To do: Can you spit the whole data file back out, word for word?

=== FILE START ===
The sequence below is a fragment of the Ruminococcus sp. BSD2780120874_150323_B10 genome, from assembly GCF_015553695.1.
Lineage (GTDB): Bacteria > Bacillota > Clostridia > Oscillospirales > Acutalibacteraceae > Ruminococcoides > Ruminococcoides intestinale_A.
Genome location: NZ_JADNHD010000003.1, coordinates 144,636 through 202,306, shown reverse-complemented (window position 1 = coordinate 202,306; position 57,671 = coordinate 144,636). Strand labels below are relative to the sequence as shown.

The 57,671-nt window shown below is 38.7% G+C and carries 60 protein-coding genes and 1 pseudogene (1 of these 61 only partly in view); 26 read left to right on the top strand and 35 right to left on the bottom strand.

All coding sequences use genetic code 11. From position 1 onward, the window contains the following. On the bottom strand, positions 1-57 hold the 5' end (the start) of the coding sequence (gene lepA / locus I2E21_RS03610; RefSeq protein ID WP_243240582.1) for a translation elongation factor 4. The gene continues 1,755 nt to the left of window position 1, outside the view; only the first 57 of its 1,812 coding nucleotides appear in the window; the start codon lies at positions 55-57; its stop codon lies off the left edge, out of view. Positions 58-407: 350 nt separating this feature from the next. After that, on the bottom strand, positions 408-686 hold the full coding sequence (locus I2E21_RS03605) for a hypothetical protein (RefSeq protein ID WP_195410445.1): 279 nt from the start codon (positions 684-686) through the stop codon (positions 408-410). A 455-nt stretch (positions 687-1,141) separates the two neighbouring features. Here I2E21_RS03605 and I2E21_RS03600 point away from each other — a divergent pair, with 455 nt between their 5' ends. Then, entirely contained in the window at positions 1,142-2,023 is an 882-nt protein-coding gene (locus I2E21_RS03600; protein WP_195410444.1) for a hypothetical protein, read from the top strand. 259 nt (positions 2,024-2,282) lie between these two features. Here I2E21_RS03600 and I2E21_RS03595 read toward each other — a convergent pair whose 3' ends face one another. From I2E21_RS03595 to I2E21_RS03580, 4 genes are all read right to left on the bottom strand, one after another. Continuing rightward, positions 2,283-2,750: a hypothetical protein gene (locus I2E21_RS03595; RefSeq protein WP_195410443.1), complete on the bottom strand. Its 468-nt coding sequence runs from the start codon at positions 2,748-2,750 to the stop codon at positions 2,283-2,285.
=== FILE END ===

The sequence below is a fragment of the Ruminococcus sp. BSD2780120874_150323_B10 genome, from assembly GCF_015553695.1.
Lineage (GTDB): Bacteria > Bacillota > Clostridia > Oscillospirales > Acutalibacteraceae > Ruminococcoides > Ruminococcoides intestinale_A.
Genome location: NZ_JADNHD010000003.1, coordinates 144,636 through 202,306, shown reverse-complemented (window position 1 = coordinate 202,306; position 57,671 = coordinate 144,636). Strand labels below are relative to the sequence as shown.

The 57,671-nt window shown below is 38.7% G+C and carries 60 protein-coding genes and 1 pseudogene (1 of these 61 only partly in view); 26 read left to right on the top strand and 35 right to left on the bottom strand.

All coding sequences use genetic code 11. From position 1 onward, the window contains the following. On the bottom strand, positions 1-57 hold the 5' end (the start) of the coding sequence (gene lepA / locus I2E21_RS03610; RefSeq protein ID WP_243240582.1) for a translation elongation factor 4. The gene continues 1,755 nt to the left of window position 1, outside the view; only the first 57 of its 1,812 coding nucleotides appear in the window; the start codon lies at positions 55-57; its stop codon lies off the left edge, out of view. Positions 58-407: 350 nt separating this feature from the next. After that, on the bottom strand, positions 408-686 hold the full coding sequence (locus I2E21_RS03605) for a hypothetical protein (RefSeq protein ID WP_195410445.1): 279 nt from the start codon (positions 684-686) through the stop codon (positions 408-410). A 455-nt stretch (positions 687-1,141) separates the two neighbouring features. Here I2E21_RS03605 and I2E21_RS03600 point away from each other — a divergent pair, with 455 nt between their 5' ends. Then, entirely contained in the window at positions 1,142-2,023 is an 882-nt protein-coding gene (locus I2E21_RS03600; protein WP_195410444.1) for a hypothetical protein, read from the top strand. 259 nt (positions 2,024-2,282) lie between these two features. Here I2E21_RS03600 and I2E21_RS03595 read toward each other — a convergent pair whose 3' ends face one another. From I2E21_RS03595 to I2E21_RS03580, 4 genes are all read right to left on the bottom strand, one after another. Continuing rightward, positions 2,283-2,750: a hypothetical protein gene (locus I2E21_RS03595; RefSeq protein WP_195410443.1), complete on the bottom strand. Its 468-nt coding sequence runs from the start codon at positions 2,748-2,750 to the stop codon at positions 2,283-2,285.